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Tuesday, 6 June 1989
Page: 3411

Senator GARETH EVANS (Minister for Foreign Affairs and Trade)(12.40) —The Opposition proposes in amendment No. 11 and in amendment No. 20 to refuse to continue the first telephone monopoly of Telecom, as Senator Alston has indicated. It was a clear decision of Government that Telecom should continue to have the sole right to supply the first telephone, at least until 30 June 1991, so as to ensure that the industry development arrangements (IDAs) applying to first telephones could be implemented. Opening first telephone supply to competition, in our judgment, would mean that it would be impossible to make the industry development arrangements work and it would threaten the massive investment of the Australian manufacturers in plant and equipment associated with the new touchphone 200. The industry development arrangements and the continuation of the first phone monopoly are designed to give the local industry time to adjust from a regime of high protection to one more appropriately based on full participation in the international marketplace.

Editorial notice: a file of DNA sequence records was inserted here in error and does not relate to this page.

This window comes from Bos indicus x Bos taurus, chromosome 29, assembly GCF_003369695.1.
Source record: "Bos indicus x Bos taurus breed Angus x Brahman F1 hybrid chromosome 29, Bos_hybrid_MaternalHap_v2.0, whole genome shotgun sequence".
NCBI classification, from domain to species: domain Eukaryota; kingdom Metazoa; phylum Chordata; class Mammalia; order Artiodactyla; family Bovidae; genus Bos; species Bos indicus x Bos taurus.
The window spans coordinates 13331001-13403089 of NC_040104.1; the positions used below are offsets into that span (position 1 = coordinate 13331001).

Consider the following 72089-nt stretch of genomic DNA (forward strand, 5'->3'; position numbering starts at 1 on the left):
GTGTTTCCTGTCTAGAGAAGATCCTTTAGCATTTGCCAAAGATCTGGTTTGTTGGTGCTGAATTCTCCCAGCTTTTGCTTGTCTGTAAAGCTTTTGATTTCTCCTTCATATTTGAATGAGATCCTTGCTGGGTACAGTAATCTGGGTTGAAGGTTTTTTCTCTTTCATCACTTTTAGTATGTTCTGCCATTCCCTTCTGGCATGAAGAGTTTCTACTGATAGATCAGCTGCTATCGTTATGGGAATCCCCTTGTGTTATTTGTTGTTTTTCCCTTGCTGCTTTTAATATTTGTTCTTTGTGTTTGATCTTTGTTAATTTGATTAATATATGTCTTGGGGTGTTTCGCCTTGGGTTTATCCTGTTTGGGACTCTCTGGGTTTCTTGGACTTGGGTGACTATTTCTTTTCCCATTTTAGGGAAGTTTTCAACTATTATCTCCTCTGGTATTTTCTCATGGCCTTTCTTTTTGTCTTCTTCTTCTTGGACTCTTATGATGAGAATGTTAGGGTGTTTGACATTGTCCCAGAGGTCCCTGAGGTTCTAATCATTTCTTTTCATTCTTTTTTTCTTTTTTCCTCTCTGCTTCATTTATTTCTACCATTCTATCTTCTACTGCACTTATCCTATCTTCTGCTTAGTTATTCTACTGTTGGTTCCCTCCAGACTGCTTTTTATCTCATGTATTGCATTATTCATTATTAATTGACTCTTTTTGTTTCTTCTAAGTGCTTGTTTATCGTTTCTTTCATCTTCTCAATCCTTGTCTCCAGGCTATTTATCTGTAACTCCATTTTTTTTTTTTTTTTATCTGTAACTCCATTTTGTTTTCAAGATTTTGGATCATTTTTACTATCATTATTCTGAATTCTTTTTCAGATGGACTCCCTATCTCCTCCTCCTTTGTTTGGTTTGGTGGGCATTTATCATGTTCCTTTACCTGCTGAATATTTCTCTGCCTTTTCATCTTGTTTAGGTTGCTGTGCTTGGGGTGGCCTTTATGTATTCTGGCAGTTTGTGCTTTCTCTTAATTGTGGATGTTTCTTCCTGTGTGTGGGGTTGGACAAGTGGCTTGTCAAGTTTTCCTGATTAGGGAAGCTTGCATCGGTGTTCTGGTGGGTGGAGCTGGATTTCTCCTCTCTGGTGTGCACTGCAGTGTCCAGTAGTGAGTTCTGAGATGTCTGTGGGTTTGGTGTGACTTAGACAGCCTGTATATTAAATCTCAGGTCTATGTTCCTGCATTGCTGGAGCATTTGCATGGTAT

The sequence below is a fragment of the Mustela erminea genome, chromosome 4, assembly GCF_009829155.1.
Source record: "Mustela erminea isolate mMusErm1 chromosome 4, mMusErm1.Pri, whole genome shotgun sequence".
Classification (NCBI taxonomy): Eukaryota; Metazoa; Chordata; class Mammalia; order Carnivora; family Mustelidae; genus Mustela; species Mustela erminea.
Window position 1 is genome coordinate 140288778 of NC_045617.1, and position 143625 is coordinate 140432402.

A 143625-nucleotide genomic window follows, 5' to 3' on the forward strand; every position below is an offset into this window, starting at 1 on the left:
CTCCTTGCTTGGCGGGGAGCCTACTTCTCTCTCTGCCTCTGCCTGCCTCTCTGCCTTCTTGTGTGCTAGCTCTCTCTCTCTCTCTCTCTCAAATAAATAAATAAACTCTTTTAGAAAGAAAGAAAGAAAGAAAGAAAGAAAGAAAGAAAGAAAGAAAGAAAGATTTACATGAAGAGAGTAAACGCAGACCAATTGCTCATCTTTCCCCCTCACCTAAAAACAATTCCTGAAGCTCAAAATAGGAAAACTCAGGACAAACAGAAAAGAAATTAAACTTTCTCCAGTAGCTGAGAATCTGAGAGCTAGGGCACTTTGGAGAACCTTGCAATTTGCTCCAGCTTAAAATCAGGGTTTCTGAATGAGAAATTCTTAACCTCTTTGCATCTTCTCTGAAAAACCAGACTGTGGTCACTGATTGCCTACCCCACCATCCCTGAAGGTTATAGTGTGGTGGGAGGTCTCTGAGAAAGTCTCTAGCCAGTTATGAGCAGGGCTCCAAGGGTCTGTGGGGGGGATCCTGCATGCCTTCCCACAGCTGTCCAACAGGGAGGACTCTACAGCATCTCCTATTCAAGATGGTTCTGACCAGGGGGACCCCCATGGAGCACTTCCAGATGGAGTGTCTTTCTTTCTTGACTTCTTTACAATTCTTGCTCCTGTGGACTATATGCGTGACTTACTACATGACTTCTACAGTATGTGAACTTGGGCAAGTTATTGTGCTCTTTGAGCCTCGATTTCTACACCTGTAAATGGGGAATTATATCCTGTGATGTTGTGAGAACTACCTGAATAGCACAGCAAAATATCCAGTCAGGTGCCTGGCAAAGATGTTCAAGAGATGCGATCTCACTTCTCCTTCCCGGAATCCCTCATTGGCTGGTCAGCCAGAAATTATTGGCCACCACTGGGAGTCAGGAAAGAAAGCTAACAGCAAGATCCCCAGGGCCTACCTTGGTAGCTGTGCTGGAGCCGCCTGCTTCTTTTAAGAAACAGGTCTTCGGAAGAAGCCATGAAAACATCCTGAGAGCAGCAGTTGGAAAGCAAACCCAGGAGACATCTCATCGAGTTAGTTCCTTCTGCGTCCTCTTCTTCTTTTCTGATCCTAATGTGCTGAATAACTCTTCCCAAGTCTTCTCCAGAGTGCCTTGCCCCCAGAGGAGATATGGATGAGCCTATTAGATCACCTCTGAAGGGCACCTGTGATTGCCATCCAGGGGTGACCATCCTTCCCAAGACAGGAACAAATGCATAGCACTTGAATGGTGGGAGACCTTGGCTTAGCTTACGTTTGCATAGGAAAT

The Opposition's approach threatens the future of the industry in this respect. We oppose it for that reason. There is much that one can say backwards and forwards about the merits, looked at separately and independently, of the first telephone question. There may, indeed, be some aspects of Senator Alston's concerns with which I would not strongly disagree. But this particular clause must be looked at and these matters must be looked at in the context of the IDAs to which I have referred. In that context, there is no question but that these two amendments must be opposed.

Senator Lewis —Why did you add the words `at least'?

Senator GARETH EVANS —What does the honourable senator mean by `at least'?

Senator Lewis —When you said, `the first telephone until 30 June 1991' you added `at least'.